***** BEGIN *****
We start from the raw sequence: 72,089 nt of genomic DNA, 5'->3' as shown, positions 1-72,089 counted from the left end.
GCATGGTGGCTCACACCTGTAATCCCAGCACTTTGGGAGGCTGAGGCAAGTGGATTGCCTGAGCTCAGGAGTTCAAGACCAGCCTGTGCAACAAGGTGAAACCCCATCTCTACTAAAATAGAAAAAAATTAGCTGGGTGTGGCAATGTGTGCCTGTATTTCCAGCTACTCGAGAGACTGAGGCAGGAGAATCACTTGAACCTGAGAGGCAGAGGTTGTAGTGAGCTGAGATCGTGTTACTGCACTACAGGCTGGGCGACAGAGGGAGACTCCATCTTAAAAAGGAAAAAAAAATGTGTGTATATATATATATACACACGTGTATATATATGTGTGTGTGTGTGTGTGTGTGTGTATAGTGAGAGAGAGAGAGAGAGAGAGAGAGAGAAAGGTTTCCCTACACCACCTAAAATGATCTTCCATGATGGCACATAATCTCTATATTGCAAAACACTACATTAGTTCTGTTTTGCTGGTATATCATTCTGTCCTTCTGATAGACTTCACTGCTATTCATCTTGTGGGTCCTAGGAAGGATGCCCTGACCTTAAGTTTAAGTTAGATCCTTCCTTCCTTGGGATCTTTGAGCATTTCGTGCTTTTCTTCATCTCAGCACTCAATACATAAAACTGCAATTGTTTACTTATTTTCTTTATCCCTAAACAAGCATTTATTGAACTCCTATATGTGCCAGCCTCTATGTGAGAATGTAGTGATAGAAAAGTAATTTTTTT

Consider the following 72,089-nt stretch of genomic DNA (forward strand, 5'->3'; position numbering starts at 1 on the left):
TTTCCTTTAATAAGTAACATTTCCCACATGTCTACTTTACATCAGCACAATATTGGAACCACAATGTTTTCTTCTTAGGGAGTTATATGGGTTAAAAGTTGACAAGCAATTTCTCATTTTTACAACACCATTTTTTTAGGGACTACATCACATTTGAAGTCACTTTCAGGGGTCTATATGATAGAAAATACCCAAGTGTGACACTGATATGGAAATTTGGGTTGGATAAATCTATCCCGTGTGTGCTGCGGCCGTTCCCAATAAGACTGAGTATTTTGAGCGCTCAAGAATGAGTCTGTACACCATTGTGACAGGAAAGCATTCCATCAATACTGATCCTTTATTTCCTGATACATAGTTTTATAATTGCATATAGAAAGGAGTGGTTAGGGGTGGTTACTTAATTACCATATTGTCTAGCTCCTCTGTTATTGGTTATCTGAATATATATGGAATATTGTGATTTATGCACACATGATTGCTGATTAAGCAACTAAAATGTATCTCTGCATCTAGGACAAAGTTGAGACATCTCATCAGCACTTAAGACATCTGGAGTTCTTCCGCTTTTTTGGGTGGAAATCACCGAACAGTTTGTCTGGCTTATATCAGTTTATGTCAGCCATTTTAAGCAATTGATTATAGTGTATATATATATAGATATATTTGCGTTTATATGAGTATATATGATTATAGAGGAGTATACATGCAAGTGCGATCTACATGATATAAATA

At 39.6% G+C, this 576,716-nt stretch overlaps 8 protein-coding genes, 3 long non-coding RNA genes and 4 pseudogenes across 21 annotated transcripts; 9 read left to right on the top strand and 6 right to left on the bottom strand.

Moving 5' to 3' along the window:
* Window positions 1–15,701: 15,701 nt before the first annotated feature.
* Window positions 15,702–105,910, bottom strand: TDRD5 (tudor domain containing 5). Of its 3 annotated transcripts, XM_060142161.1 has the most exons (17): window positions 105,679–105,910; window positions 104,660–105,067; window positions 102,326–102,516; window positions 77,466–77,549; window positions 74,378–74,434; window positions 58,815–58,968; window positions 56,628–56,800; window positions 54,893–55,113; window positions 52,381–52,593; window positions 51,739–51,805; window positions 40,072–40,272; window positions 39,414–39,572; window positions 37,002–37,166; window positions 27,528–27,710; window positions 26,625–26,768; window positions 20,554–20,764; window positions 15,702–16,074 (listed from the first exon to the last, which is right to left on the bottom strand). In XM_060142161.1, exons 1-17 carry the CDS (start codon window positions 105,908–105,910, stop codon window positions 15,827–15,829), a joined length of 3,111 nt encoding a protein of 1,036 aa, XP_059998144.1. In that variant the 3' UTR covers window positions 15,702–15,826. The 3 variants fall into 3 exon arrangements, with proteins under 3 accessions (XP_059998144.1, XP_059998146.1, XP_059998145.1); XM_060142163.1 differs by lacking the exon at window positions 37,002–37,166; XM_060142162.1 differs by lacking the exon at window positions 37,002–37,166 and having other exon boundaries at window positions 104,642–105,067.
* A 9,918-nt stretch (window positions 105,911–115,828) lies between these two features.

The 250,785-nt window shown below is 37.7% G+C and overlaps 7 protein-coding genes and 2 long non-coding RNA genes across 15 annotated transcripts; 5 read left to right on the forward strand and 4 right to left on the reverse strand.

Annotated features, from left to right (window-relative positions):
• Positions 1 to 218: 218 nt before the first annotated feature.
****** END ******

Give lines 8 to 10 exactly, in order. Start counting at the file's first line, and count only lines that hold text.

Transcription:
* Window positions 15,702–105,910, bottom strand: TDRD5 (tudor domain containing 5). Of its 3 annotated transcripts, XM_060142161.1 has the most exons (17): window positions 105,679–105,910; window positions 104,660–105,067; window positions 102,326–102,516; window positions 77,466–77,549; window positions 74,378–74,434; window positions 58,815–58,968; window positions 56,628–56,800; window positions 54,893–55,113; window positions 52,381–52,593; window positions 51,739–51,805; window positions 40,072–40,272; window positions 39,414–39,572; window positions 37,002–37,166; window positions 27,528–27,710; window positions 26,625–26,768; window positions 20,554–20,764; window positions 15,702–16,074 (listed from the first exon to the last, which is right to left on the bottom strand). In XM_060142161.1, exons 1-17 carry the CDS (start codon window positions 105,908–105,910, stop codon window positions 15,827–15,829), a joined length of 3,111 nt encoding a protein of 1,036 aa, XP_059998144.1. In that variant the 3' UTR covers window positions 15,702–15,826. The 3 variants fall into 3 exon arrangements, with proteins under 3 accessions (XP_059998144.1, XP_059998146.1, XP_059998145.1); XM_060142163.1 differs by lacking the exon at window positions 37,002–37,166; XM_060142162.1 differs by lacking the exon at window positions 37,002–37,166 and having other exon boundaries at window positions 104,642–105,067.
* A 9,918-nt stretch (window positions 105,911–115,828) lies between these two features.

The 250,785-nt window shown below is 37.7% G+C and overlaps 7 protein-coding genes and 2 long non-coding RNA genes across 15 annotated transcripts; 5 read left to right on the forward strand and 4 right to left on the reverse strand.